Combined Joint Task Force 82 (CJTF-82)
Combined Joint Task Force 101 (CJTF-101)
Combined Joint Task Force 76 (CJTF-76)
Combined Joint Task Force 180 (CJTF-180)
Combined Joint Task Force 76 (CJTF-76)
Combined Joint Task Force 180 (CJTF-180)
Combined Joint Task Force 180 (CJTF-180) was formed in June 2002 as the forward headquarters in Afghanistan, commanded by a lieutenant general. Leadership of CJTF-180 changed in mid-April 2004 to the 25th Infantry Division (Light), resulting in a designator change to CJTF-76. The Southern European Task Force (SETAF) took control of CJTF-76 in March 2005. and the 10th Mountain Division (Light) again took command of CJTF-76 in February 2006, neither of which resulted in a designator change. The mission of CJTF in Afghanistan continued to be to conduct full-spectrum operations to prevent the re-emergence of terror organizations and set the conditions for the growth of democracy in Afghanistan.
In March 2007 the 82nd Airborne Division took control of the CJTF in Afghanistan, resulting in a designator change to CJTF-82. In addition to the previous responsibilities, the Commander of CJTF-82, a Major General, was also placed in charge of US Forces detailed to the NATO International Stabilization Assistance Force (ISAF) in Afghanistan, and assumed the role of commander of ISAF Regional Command East. In April 2008, the 101st Airborne Division (Air Assault) took over control of the CJTF in Afghanistan from the 82nd Airborne Division, resulting in a designator change to CJTF-101.
This task force gives a single joint command responsible to USCENTCOM and to the Secretary of Defense for all military functions in the country. It establishes a full-time senior presence. The commander on the ground developed very close personal and professional relationships with Afghan military and political leaders, as well as senior members of the Afghan transitional authority.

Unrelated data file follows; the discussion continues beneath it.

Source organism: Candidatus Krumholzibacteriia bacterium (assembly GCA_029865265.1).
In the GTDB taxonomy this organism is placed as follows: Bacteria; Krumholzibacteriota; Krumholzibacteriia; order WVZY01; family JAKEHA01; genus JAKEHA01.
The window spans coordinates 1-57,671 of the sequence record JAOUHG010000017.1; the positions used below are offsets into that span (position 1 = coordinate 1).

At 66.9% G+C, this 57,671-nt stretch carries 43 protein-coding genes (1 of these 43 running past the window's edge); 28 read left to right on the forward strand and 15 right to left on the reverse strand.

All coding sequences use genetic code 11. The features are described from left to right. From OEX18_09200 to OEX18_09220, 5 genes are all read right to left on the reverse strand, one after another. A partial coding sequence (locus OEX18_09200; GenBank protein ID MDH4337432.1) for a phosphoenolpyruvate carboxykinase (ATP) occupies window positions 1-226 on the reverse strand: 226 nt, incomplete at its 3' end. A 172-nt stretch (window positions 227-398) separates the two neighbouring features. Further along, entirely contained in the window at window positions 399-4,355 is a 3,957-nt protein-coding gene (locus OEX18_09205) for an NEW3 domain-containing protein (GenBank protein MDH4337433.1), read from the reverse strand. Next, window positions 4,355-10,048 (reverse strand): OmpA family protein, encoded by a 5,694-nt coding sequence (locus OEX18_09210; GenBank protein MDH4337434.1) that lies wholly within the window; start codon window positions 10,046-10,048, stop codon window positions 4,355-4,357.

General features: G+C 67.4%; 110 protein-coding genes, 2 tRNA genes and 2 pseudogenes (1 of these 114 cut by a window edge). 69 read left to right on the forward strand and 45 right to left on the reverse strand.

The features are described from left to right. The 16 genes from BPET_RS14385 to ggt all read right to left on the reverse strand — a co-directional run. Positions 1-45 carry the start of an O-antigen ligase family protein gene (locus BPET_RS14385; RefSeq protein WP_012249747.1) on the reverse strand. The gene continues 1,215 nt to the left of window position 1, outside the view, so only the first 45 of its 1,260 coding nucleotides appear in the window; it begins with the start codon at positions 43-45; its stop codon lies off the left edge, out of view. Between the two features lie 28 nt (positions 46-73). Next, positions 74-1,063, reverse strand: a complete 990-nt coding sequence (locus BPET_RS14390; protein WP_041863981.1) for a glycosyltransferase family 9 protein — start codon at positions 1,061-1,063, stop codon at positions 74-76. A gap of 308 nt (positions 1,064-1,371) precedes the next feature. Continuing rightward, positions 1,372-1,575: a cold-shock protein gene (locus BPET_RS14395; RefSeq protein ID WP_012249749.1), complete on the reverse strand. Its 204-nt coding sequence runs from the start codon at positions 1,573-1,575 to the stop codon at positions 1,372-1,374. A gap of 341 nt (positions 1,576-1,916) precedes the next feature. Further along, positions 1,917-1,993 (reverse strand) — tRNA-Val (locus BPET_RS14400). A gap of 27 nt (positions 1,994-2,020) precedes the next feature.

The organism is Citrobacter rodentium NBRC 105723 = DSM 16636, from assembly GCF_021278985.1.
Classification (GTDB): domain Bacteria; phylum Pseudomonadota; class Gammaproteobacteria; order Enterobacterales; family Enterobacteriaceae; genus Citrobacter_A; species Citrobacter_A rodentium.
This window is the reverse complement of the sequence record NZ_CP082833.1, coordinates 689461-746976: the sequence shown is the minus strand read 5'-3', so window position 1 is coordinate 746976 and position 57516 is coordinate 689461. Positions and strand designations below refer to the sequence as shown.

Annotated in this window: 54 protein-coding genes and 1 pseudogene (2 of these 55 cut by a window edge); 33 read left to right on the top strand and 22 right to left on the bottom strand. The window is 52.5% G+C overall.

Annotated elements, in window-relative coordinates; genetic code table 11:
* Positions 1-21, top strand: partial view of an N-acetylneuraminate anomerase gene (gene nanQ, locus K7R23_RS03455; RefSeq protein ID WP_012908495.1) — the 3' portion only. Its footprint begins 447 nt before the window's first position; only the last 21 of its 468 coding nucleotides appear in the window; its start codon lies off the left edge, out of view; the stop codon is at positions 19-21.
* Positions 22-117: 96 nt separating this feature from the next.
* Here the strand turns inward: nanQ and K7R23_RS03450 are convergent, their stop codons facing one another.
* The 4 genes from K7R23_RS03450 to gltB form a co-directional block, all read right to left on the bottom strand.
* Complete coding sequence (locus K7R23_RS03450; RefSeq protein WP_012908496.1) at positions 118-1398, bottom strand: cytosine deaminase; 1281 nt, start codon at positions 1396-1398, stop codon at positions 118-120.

CJTF-76 conducted stability operations within the CJOA in order to establish an Afghanistan able to deter or defeat the re-emergence of terrorism. The Mid-Term Strategic Objective was to establish environment sufficiently stable to facilitate reconstruction, development and growth of governmental and security institutions. The Long-Term Strategic Objective was a stable Afghanistan state that could govern itself and was inhospitable to terrorists. It would also be one that was non-threatening to, nor subject to pressure from, its neighbors and was a responsible member of the international community.
The April 2004 transition between the 10th Mountain Division and the 25th Infantry Division (Light) for responsibility of the Combined Joint Task Force 180 involved more than crowded dining facilities and gyms. Within the Joint Operations Center, members from each staff handed over lessons learned and standard operating procedures with the goal of the Tropic Lightning Division taking the reins of the operation within a few weeks. Although the transfer of authority involved the 25th Infantry Division and 10th Mountain. Division, CJTF-180 was composed of many other agencies from the Air Force, Navy and Marines, as well as other coalition partners.
Maj. Gen. Eric T. Olson, the 25th Infantry Division commander, assumed authority of Combined Joint Task Force 180 on 15 April 2004. Olson assumed authority over more than 13,000 personnel, representing more than 18 countries. Representatives from the various elements of the task force stood in formation on Bagram Air Base's Steel Beach. They gathered to honor Maj. Gen. Lloyd J. Austin III and the rest of the 10th Mountain Division, who after nine months of official command and approximately 11 months in Afghanistan, were returning to Fort Drum, New York.
Exercise Unified Endeavor 10-17 January 2005 at Grafenwoehr Training Area in Germany marked the Southern European Task Force (SETAF) transformation to CJTF-76 in preparation for deployment to Afghanistan in support of OEF VI. The Southern European Task Force (SETAF) deployed to Afghanistan in support of OEF VI in the February-March 2005 timeframe.